Since my goal weight was to lose 40 pounds and to get my bodyfat down into a very healthy lean range, I decided to join Executive Edge for the 2012 year as well.  It went well and I had great gains in strength, flexibility, endurance and in all of my health criteria. By the end of 2012 had lost a total of 30 pounds. I was working out regularly, not like I did during the Executive Edge program of course, but working out regularly at least 6-7 workouts per week.  Sometimes, when I worked out I did 2 workouts in a day, say yoga and then a strength or cardio class, but I was working out very consistently.  I would see people I hadn’t seen in a while and they would literally stop in their tracks (often with their mouth hanging open in shock) because of the difference they saw in me.  I had lost over 50 inches overall – I still wasn’t at my goal weight, but I really didn’t know if my goal weight was even correct or not.  I was seeing & feeling muscles I never had before. I can actually touch my body and feel my hip bones,  my pelvic bones and my ribs without pushing in.  Sometimes, when I wrap my arms around myself, I expect to have them stop, but they keep going because I am smaller.  A lot smaller.  It still surprises me.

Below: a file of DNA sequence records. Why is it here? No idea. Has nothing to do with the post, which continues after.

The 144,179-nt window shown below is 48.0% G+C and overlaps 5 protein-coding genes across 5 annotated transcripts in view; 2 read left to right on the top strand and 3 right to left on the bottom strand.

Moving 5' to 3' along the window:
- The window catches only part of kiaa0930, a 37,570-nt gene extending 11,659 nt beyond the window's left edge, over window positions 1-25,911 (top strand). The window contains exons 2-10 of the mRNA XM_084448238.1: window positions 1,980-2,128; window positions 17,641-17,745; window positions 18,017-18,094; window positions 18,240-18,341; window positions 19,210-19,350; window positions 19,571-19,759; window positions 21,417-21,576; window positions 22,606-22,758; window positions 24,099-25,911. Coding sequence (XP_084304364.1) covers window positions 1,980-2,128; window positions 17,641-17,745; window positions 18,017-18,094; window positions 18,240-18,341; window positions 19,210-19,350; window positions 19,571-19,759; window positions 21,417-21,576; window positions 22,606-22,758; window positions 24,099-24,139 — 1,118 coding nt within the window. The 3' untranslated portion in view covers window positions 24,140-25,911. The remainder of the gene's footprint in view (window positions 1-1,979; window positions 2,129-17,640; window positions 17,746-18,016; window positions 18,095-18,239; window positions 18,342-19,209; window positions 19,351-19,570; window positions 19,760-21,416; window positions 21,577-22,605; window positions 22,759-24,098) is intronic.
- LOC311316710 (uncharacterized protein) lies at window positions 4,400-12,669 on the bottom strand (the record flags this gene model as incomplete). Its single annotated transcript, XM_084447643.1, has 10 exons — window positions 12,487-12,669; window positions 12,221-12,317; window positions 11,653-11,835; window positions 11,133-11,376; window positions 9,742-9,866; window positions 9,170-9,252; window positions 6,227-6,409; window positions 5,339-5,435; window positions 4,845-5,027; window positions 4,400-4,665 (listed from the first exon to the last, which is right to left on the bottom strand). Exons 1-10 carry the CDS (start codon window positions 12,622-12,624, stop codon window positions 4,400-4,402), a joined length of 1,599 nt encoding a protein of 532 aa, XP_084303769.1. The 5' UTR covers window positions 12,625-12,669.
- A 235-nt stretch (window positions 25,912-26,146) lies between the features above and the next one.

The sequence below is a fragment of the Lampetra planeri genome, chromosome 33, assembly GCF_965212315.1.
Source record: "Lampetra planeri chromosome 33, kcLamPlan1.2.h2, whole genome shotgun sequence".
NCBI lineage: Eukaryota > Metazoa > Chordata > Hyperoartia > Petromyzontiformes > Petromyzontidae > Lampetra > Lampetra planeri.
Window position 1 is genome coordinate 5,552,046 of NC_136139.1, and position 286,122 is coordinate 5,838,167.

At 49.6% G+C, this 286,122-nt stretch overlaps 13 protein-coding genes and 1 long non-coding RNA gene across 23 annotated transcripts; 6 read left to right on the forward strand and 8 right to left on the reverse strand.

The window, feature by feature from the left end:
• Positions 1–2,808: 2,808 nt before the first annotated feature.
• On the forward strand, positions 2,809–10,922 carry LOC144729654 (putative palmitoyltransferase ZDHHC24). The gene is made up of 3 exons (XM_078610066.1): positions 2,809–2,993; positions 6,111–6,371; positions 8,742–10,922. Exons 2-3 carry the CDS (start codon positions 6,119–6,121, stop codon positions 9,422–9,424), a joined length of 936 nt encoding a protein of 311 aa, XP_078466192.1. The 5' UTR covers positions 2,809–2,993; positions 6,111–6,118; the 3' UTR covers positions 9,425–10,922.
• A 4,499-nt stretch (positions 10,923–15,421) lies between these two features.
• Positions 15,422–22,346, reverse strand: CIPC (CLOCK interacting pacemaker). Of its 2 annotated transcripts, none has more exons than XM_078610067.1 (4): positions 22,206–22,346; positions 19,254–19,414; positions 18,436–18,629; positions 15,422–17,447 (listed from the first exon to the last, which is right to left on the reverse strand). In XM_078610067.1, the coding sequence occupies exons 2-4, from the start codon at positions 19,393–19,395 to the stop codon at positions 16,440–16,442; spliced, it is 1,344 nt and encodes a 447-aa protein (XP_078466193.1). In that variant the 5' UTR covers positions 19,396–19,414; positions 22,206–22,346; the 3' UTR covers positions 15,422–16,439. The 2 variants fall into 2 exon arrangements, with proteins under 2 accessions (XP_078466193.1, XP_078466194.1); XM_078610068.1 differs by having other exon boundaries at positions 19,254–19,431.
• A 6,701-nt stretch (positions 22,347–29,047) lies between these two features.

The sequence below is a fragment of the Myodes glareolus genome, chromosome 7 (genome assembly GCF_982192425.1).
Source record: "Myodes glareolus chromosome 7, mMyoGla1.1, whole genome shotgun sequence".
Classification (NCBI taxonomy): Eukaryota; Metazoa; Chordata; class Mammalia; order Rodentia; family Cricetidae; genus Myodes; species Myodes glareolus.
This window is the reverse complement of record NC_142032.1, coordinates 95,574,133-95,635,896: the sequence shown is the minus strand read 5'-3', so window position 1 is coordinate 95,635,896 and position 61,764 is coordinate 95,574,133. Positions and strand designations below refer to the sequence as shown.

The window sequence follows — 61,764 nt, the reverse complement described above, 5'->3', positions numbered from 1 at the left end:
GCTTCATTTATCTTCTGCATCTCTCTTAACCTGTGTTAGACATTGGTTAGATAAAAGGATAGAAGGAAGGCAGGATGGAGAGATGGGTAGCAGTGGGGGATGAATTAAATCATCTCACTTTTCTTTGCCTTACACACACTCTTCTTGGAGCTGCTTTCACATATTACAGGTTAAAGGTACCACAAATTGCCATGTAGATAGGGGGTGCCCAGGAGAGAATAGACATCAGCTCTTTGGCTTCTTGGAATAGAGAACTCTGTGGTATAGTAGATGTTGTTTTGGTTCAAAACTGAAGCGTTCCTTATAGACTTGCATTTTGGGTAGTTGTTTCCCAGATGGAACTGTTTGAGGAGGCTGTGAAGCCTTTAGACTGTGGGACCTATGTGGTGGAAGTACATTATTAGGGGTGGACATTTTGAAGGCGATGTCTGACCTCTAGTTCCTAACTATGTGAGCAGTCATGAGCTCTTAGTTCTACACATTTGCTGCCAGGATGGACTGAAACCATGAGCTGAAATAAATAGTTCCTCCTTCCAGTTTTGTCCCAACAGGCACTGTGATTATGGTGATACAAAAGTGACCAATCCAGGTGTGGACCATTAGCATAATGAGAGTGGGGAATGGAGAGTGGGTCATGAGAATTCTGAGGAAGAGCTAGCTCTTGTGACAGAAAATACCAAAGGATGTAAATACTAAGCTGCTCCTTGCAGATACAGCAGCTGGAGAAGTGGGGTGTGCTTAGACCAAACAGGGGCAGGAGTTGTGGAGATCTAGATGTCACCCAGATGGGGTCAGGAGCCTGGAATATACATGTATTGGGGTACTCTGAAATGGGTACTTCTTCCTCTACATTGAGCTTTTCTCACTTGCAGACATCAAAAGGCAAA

You might have thought I had the whole habit change thing down, I know I did!

Unfortunately, life has a way of being – well – life.  So between stress and life, and life and, well, stress, I put back on 9 pounds from my low in November of 2012 and that was in addition to the 8 pounds I still wanted to lose.